English Channel Bridge: Could We Do It And How Much Would It Cost?
Why are we talking about bridges?
His ideas were apparently raised during a summit between Theresa May and French President Emmanuel Macron at the Sandhurst Military Academy.
As if to confirm this, the Foreign Secretary then tweeted about the importance of creating “good connections” with our neighbour, asking if the Channel Tunnel was just the “first step”.
According to Sky News, Johnson said: “It’s crazy that two of the biggest economies in the world are connected by one railway line when they are only 20 miles apart.”
So much important work in #UKFRSummit outcomes, but I’m especially pleased we are establishing a panel of experts to look at major projects together. Our economic success depends on good infrastructure and good connections. Should the Channel Tunnel be just a first step?
January 18, 2018
Is it possible to build a bridge over the English Channel?
For context, the world’s longest bridge over open water is the Jiaozhou Bay bridge in China. Spanning an impressive 26.4 miles it could easily cover the 21 miles it would take to cross the English Channel.
While they of course have very different engineering requirements it demonstrates that at least in theory, it is possible to build large, long-distance bridges over the sea.
The bridge took just four years to build and sits on 5,200 pillars with various heightened sections using suspension pillars to allow shipping traffic to pass underneath it.
Dr Kostas Tsavdaridis, Associate Professor in Structural Engineering at the University of Leeds points out that both Southern England and Northern France are not seismically active, making the design and viability of such bridges slightly easier.
Has anyone tried to build a bridge over the Channel before?
Yes, in fact before the Channel Tunnel was even signed off an engineering group called LinktoEurope proposed the idea of a vast suspension bridge connecting the two countries.
Citing the idea of tunnelling under the Channel as “impractical”, the proposal was made in April 1981 and described a three-lane motorway running from Dover to Calais. The estimated cost of the project (at the time) was around £3bn.
The bridge, which would sit some 220ft above the Channel would have rested on huge pylons and would, the engineers said at the time, have survived a direct hit from any shipping. It’s not clear how seriously the government considered this but as we know it eventually signed off on the Channel Tunnel project which opened in 1994.
How much would it cost?
That’s almost impossible to say, however if we look at the rough cost of the world’s largest bridges we can get a rough ballpark figure.
The Jiaozhou Bay bridge cost China around £1.42bn, while the second longest bridge over water the Lake Pontchartrain Causeway cost just $43 million when it was built in 1956 (around $416m in today’s money).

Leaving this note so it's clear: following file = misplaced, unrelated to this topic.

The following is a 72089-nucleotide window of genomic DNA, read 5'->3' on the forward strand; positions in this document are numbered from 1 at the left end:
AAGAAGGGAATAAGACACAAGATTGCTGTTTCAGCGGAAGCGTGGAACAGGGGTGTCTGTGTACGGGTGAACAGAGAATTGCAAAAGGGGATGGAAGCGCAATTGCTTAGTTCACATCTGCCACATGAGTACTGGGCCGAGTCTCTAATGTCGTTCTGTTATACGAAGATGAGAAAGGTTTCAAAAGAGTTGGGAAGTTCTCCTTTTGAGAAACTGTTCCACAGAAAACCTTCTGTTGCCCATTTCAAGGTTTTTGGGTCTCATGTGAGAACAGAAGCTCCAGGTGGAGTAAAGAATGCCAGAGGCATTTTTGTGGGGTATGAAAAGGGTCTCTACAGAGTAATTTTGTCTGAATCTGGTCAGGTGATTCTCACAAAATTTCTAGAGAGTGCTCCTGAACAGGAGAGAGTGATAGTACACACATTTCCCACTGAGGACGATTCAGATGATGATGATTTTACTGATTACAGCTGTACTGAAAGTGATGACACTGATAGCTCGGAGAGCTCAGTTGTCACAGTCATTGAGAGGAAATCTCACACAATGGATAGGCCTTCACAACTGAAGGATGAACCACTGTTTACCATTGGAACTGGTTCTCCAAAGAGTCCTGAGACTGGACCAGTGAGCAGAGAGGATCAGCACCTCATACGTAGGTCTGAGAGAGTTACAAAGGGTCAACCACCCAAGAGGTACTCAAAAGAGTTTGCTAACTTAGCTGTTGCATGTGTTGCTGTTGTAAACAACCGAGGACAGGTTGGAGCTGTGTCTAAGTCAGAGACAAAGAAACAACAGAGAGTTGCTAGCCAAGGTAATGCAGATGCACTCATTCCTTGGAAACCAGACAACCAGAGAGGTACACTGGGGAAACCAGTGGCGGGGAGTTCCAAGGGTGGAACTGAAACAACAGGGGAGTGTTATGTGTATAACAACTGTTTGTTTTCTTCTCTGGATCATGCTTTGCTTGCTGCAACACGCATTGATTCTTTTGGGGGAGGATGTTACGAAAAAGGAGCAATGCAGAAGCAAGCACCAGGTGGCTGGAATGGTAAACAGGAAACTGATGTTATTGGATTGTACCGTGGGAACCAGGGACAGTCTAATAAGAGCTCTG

Both projects, while incredibly impressive, are located over completely different stretches of water. A bridge over the Channel would need to factor in not only spaces for shipping, but also the turbulent weather conditions that so notoriously plague the stretch of water.
With that in mind, it’s probably fair to say that the cost would almost certainly be more around the original LinktoEurope proposal of £3bn. In fact probably much higher.
How would boats pass through?
The English Channel is the busiest shipping lane in the world with around 500 vessels trying to safely pass through it every single day.
With so much shipping passing through, keeping things moving is already a logistical nightmare. State-of-the-art satellite systems monitor all vessels over 300 tonnes.
Building a bridge would, unsurprisingly complicate matters with this vast traffic being forced into even smaller lanes where they could safely pass under the bridge. It’s also worth noting that some of the world’s largest vessels pass through the Channel making the minimum height requirements for the bridge already quite substantial.
It’s not impossible though, and with companies like Rolls Royce already developing the first generation of self-driving ships, automated shipping lanes could reduce the safety concerns around human error.
Finally, what about the Channel Tunnel?
You might argue that the Channel Tunnel is in fact proof we already have a solution to a direct link between the UK and France.
Up to 400 trains travel through the tunnel every single day carrying an average of 50,000 passengers, 6,000 cars, 180 coaches and around 54,000 tonnes of freight.
While some might use this as evidence that we should just build more tunnels it should be noted that the Channel Tunnel cost £4.65bn, took six years to build and only just started making a profit in 2012.